I recently had the good fortune to catch up with Jan Wadsworth, who’s the director of marketing for Mud Technology International Inc. in Athens, Texas, and I happily took advantage of the opportunity to pick her brain about mud systems. Right out of the gate, I asked, “What are the essential considerations to address when choosing solids-control equipment?”
“It’s important to compare apples to apples,” Wadsworth begins. “Some people, when they start shopping, aren’t really sure what they need. So we came up with an outline of some questions they need to be addressing when deciding on a system. Basically, it’s kind of like shopping for a car. To decide on a make and model, you need to figure out what you want, what exactly you’re looking for, because there are so many options available. The first thing people need to decide – since there are so many choices – is what size recycler is going to benefit them the most. Most units range anywhere from 80 gpm to 2,000 gpm. You can whip out your calculator and get all mathematical if you like, but the easiest way to determine what size you need is to base it on one-and-a-half-to-two-times of the amount you’re pumping. So, if you’re pumping 200 gallons per minute, you’ll want a recycler that’s going to be able to pump at least 300 gallons to 400 gallons per minute.”
A Wide SpectrumThere are other considerations. “You have to decide whether you want a trailer-mounted or skid-mounted unit,” she continues. “Some suppliers offer basic, bare-bones models, and other suppliers can custom-make a system to meet very individualized specifications.” That’s a wide range – with everything in between available.
Relative to the screen surface on the shakers, Wadsworth notes, “Bigger is better; the larger your screen surface, the more volume you can clean.”
And it wasn’t long at all before she brought up a concept that is all too well known in the drilling industry: “You want to be able to know that whichever company you’re purchasing a recycler from can get you your parts and your screens in a timely fashion, or else you have to find somewhere else to get them.” She points out that many times, drillers wait until they’re down or on the verge of being down before dealing with such issues. “And then, you’re looking at the added cost of overnight shipping to get them to you.”
Do Your HomeworkWadsworth knows that it’s easier to please an educated customer – give them what they want, right? She says, “My best advice when contractors make inquiries – I tell them, ‘Do some research; talk to other drillers.’” Kind of like the auto-purchase scenario. “Ask people, ‘Hey, do you like this model? How long have you had it? Have you had any problems with it? What do you like about it?’ That’s the main thing to me – do your research, talk to people, and know what you’re getting into. What are the available options? Can you change any of the features so your specific requirements are best met? You’re looking for a system that’s going to fit your needs and do what you want it to do.”
Touching on post-purchase concerns, Wadsworth comments, “Is a warranty offered? If there’s an issue, will the supplier be there to stand behind its product and help you out? It’s a big purchase, and you want to make certain that your investment is protected.”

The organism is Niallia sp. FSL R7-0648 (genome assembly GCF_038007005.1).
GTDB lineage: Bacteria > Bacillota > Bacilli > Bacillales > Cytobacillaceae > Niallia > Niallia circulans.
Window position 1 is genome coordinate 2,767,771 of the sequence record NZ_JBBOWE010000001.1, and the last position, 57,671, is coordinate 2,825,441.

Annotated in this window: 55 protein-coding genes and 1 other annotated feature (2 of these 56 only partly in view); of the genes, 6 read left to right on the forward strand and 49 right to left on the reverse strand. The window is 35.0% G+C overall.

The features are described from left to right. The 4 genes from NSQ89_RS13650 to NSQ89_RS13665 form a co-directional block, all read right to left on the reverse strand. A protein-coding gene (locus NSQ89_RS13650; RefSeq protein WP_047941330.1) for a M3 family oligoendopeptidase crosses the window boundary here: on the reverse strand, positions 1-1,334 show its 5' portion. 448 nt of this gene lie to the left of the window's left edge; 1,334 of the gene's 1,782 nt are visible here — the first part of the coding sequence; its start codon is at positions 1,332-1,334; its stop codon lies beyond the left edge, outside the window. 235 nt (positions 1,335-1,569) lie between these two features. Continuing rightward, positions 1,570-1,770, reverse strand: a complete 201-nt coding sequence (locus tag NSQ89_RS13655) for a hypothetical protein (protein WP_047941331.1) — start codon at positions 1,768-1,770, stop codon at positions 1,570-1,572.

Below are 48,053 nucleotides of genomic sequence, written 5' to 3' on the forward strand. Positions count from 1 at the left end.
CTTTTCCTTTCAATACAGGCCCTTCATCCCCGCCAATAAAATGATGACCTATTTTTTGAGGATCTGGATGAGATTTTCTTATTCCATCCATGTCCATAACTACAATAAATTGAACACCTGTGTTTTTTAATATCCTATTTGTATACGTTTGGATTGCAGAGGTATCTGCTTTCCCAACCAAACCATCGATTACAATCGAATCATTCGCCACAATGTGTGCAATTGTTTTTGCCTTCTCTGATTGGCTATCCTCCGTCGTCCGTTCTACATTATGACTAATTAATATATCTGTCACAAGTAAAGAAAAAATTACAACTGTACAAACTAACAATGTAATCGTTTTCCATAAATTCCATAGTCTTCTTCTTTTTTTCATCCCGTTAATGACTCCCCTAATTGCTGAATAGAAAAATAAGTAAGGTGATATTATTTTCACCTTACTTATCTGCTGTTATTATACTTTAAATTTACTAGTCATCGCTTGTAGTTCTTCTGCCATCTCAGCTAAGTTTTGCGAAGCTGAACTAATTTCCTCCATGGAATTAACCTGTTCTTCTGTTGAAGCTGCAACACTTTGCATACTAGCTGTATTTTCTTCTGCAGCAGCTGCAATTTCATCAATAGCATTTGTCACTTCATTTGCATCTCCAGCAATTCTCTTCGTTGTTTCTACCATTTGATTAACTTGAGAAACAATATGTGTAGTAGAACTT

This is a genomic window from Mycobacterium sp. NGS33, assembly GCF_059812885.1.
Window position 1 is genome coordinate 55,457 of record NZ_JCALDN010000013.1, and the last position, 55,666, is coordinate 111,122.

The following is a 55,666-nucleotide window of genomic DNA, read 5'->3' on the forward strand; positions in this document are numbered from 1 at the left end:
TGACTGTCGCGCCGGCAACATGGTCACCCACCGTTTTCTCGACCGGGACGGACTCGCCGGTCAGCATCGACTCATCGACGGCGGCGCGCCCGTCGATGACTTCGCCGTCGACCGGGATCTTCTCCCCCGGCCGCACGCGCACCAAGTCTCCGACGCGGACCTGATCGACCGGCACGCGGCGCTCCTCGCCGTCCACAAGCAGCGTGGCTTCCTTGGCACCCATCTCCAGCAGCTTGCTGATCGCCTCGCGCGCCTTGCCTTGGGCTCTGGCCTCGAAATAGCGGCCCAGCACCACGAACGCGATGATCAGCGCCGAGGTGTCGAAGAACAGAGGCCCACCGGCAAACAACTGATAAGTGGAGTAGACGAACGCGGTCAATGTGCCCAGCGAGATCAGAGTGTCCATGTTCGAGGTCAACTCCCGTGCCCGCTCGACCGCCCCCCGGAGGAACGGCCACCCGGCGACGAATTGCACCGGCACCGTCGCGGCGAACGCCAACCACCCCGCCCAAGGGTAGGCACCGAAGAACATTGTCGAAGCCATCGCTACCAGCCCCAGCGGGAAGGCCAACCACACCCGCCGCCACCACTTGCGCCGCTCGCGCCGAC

Some water well drilling contractors just recently are starting to realize they need better solids control on their jobs. A lot of municipal and government projects now are requiring these systems as part of their going-green initiatives. “And bentonite is fairly expensive,” she points out. “You don’t want to keep running through it.” So proper solids control can offer significant savings there with the recycling of bentonite.
Also, the job site is much cleaner – a definite boost to a contractor’s professional image and its public relations standing. And you’re not hauling in water or trying to figure out what to do with the bentonite. Once you’re done, the mud can safely go back into the environment. Wadsworth succinctly explains: “Clean it up; put it back.”
The Rental OptionAnd if you’re still not sure, if you’ve never used a recycling system before and you’re really not totally confident what you’re getting into, look into renting one. That will give you the first-hand experience needed to help you decide on an appropriate system for what you do. “We have drillers come to us, and they have a job coming up and they need a system for a month or two, but never need it again,” Wadsworth relates. “Or they know they need one, but they’re not real sure about it all yet. They’ll take it for a month, try it out, and then they’re hooked once they see how much easier the project goes.”
Mud Technologies offers an option when it rents a system that allows drillers to apply some of the rental cost toward the purchase of one. You can find out what you like and what you’d like customized. “If I was buying a new car, and I could have it for a month to see if it’s a car I really like instead of just driving it around the block, I’d feel a whole lot better about it. It makes the decision-making much easier. It’s a big investment; you want one that will suit your needs – HDD, water well, geothermal – it’s all a little bit different. You need to make sure you’re getting a recycler that’s going to do for you what you need it to do.”